I have a bit of a thing for sugar cookies. The simplistic beauty of a perfect sugar cookie is, to me, just impossible to resist. I love the aromatic essence of vanilla and the not-too-sweet buttery pastry. I love the gentle toothsome resistance when they are faultlessly baked. In my quest for a truly blissful cookie I have eaten many subpar renditions, but the recipe I am about to share is one that was worth the wait.
Here are the criteria I was looking for in my ultimate cookie:
- Buttery Flavor
- Notable Vanilla Essence
- Easily Workable Dough
- Tender Crumb
- Clean Cut Edges
- Minimal Spread
First let’s take a look at how this cookie is made and then I will talk about why this sugar cookie fulfills my requirements.
1. Squish. After preparing the dough according to the recipe, squish half of the un-chilled batter onto a sheet of parchment paper into a flat rectangle or circle (you choose :)).
2. Roll. Cover the dough with a second sheet of parchment and roll until it is about 1/4 inch thick (about 0.5 cm).
3. Chill. Place the dough filled parchment on a firm base such as a cookie sheet, cardboard or foam core and pop in the freezer for 10 minutes while you roll out the other half of dough. (I don’t have a chilling picture-you don’t want to see my overcrowded freezer!)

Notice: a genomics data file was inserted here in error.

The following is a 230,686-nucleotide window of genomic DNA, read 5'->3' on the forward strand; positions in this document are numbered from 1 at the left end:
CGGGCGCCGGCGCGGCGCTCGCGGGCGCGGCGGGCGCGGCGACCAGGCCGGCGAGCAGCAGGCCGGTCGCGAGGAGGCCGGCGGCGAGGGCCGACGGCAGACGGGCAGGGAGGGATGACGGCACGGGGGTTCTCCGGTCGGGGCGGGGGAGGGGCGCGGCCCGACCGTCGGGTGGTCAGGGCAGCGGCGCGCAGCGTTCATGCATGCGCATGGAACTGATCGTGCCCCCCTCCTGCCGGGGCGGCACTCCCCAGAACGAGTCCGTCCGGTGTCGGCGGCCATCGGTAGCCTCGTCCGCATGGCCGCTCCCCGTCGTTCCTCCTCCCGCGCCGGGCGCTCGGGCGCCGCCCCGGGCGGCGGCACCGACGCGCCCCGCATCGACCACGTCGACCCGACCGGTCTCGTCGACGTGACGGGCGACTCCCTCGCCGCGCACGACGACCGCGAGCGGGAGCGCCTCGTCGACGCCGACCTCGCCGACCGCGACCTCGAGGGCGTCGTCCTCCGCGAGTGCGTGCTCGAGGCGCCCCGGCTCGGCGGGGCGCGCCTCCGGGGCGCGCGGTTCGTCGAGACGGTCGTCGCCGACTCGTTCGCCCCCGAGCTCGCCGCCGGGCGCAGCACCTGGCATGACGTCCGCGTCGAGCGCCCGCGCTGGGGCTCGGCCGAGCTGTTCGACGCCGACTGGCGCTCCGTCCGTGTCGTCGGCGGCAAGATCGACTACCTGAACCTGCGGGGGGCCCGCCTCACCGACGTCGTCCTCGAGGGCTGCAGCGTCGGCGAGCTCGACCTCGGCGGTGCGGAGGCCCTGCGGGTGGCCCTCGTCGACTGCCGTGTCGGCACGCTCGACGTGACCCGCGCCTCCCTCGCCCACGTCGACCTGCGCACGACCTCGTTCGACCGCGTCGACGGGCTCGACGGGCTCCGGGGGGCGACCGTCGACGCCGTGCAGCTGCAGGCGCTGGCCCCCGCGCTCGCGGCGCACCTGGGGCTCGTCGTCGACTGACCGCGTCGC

4. Cut. Use a cookie cutter and stamp straight down to get clean right sides to your cookies. The more firm the dough is when you cut the cleaner and sharper your cookie edges will be.
Crowd your cuts to get as many cookies out of one roll as you can. This saves you time and dough quality!
5. Place. Place your cookies on a parchment lined baking sheet about 1 inch (2.5 cm) apart. These cookies do not spread much so they do not need a lot of space.
6. Bake. Bake your cookies at 350 F (177 C) for 8 to 12 minutes depending on the size and your oven. Remove when they are just starting to turn golden on the edges.
7. Cool. Cool on the baking sheet for a few minutes and then transfer to a cooling rack to cool completely. Decorate as desired!
About this recipe and why these cookies are awesome.
1. Only egg yolks are used in this recipe which means there is less water for toughening via gluten development and less puffing and distortion via water-mediated leavening. This also means this dough can be rerolled more times without losing cookie quality. The cookies above were rolled 4 times without becoming tough and overworked. (Be sure to rechill in between to minimize noted softening of clean edges as in the picture above.)
2. Butter is the primary fat used to give the very best flavor.
3. Some low protein flour is added to reduce the gluten in the batter and provide a light, tender crumb. Low protein flours also spread less than high protein flours.
4. A small amount of cream cheese is added to enhance flavor and improve the workability of the dough. The acid in cream cheese also minimizes toughness.